Tuesday morning and left on Wednesday evening.
Mr. and Mrs. Conrad Reifel and son,
of Nanaimo, spent tbe week end in
Cumberland district and during their
stay here they were the guests of
Mrs. John Bruce.
Inspector Murray, of the Provincial Police, arrived on Tuesday and
left for Victoria on Wednesday evening.
Mrs. Robert Grant, Mrs. W, Hooper
and Lieut. L. Grunt, arc expected to
arrive at Royston Bench in a few
S. Iniinc, the Japanese who shot
and killed Mrs. Shiiduuo Ymnanc on
Saturday, July 13th, at No. 6 Japanese town, and then turned the revolver on hllmself, has recovered, and
was escorted to Nanaimo on Monday
last by Provincial Constable Rushford, there lo await Ills trial.
Mrs. Hood entertained at Afternoon
Tea at (lart ley's Beach on Tuesday
last. Besides the regular campers at
the Bench, the guests Included Mr.
mil Mrs. Baker, of Qualicum Beach:
Miss Hoglo, of Nanaimo; mid a iium-
ler of friends from Cumberland.
WANTED A girl to assist with
Oenoral Housework, salary, $25 per
month . Apply Mrs. P, P, Harrison,
Derwent  Avenue.
Jaines m. Savage, General Manager, and Thos. Graham, General Sn
psrlntendenl of the Canadian Collieries,   returned    to Cumberland on
Friday evening.
Annie Reese fell on Friday on a visit to Victoria and Seattle
W. J. Devltt. Inspector of Dominion
Military Police for tlie Provlnco of
British Columbia, has been bore for
Ills pa.il tow days In connection with
draft evadors,
Lance-Corporal George Rowo, formerly of tho customs department at
Ullloon Bay. anil now with the Dominion Police force, was here during
the week.
Miss Evelyn Beatrice Bate, of tho
teaching staff of the Vancouver Public School, Is here on a ton day's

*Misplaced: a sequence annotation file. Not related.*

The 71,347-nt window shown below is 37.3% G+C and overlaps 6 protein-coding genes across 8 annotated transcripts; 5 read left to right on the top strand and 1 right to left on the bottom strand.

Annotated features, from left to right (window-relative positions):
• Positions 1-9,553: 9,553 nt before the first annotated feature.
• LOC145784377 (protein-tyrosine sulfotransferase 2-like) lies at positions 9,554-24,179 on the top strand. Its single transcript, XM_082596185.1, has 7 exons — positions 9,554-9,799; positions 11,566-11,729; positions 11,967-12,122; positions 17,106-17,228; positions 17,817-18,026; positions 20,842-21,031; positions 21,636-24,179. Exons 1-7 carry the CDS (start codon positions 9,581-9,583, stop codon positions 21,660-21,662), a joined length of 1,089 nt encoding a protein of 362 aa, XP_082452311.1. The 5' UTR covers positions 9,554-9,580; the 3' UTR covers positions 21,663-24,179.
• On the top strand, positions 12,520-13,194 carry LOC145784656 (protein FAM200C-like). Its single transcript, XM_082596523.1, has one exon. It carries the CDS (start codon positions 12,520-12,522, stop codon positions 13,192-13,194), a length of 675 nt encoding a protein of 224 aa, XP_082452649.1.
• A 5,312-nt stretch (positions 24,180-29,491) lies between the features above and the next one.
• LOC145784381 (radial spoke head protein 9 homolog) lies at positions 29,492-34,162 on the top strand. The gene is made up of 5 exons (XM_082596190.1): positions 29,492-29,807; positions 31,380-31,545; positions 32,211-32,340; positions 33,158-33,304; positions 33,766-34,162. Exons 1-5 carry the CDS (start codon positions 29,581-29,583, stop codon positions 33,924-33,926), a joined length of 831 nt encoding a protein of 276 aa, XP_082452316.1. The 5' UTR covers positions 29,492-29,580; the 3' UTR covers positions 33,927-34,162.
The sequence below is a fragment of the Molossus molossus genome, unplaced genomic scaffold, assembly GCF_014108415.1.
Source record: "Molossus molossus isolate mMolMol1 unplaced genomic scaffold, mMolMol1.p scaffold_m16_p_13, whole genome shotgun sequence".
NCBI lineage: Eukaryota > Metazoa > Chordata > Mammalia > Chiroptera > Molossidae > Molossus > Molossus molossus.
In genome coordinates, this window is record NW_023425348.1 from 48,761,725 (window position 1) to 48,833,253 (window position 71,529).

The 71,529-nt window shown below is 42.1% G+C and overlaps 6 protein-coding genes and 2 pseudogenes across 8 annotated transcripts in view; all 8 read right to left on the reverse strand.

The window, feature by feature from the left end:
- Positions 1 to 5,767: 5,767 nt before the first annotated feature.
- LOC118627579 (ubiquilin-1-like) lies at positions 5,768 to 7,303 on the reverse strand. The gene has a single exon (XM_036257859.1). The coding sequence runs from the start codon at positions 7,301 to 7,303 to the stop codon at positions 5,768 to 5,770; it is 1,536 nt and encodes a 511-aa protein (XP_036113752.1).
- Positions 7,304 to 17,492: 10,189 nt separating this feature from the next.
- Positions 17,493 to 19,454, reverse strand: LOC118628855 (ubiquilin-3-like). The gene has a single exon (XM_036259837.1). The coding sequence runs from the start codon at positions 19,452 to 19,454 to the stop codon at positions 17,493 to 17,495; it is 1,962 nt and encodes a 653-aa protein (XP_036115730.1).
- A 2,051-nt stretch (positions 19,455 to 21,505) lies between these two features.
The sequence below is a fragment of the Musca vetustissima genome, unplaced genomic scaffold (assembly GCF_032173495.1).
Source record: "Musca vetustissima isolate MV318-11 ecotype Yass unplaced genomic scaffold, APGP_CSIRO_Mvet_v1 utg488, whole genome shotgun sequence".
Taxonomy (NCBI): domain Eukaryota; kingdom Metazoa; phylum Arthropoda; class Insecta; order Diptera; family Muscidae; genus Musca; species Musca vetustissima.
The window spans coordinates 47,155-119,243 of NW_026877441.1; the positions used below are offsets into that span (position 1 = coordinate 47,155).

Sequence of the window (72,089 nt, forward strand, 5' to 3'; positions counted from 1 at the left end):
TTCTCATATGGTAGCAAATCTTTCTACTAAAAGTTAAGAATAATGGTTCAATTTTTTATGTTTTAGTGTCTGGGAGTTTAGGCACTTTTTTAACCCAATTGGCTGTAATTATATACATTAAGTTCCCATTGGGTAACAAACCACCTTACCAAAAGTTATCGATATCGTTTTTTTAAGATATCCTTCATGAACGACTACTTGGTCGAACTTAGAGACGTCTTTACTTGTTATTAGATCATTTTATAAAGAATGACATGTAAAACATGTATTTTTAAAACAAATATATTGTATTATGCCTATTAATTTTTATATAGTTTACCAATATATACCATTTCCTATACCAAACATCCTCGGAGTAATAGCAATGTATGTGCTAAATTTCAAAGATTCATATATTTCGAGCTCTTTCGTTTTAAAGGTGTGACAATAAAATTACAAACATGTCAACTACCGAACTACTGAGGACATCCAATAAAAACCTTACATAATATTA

visit to her father, Thos. B. Bite. TWO
a minute mid most ot bis shots will
lio "inners," or he can group his
shots on specified points of the target with the same ail-but unerring
skill. When he faces an advancing
enemy he wastes but few cartridges.
Coolly, rapidly, and with precision he
sends each bullet into its living, moving "billlet". He has confidence and
solf-assurance, because he knows just
what to do and how to do it. If the
line he is in is but thinly held he
does not get an attack of "nerves",
but applies himself with even greater
intensity to his task of shooting to
hit . If his rllle "jams" he takes up
another, but be does not think of
quitting, or or engaging his neighbor in pessimistic talk.
We. at home, must follow his example. We cannot stand on the "llr
Ing-stop" to check the Hun's ad
vance.Tlie enemies wo light lire less
tangible and perhaps more insidious. Hunger Is one of them, idle, depressing conversation is another.
Second only lu importance to keeping the army at full strength is that
of producing and conserving food.
Men are being culled from farms, as
well as from every other producing
industry. Our reserves are being
moved into the front line. But, even If tlie line is getting thinner, do
nol get an attack of nerves and think
ot throwing up your hands and running away. Try some rapid fire In
theproducing lino. Show your skill
in grouping your shots on the most
dangerous targets. If your implements are "jammed" from want of
help, join tit) with your neighbor who
may be in a similar plight. Such
team work may keep two farms from
being useless in the tight for freedom. Or if male labor is out of the
question, enlist the women Thousands of British women have been on
farms during the past two years, and
if tlie need arises Canadian women
will be no less dauntless. Shoot
quickly, shoot to hit, and keep
hitting.-A.  D.
®lj? Manfor
Published every Saturday by the Islander
Publishing Company at Cumberland,
B.C., Canada.   Telephone 3-5.
Subscription: One year in advance, $2.00:
Single copies, 5c. Foreign subscriptions
to countries in Postal Union, $2.00
SATURDAY, AUG. 3rd, 1018.
Failure to understand the real place
and function of insurance is the most
powerful obstacle iii tho way of fire
prevention work. The average man
figures that, when a building burns,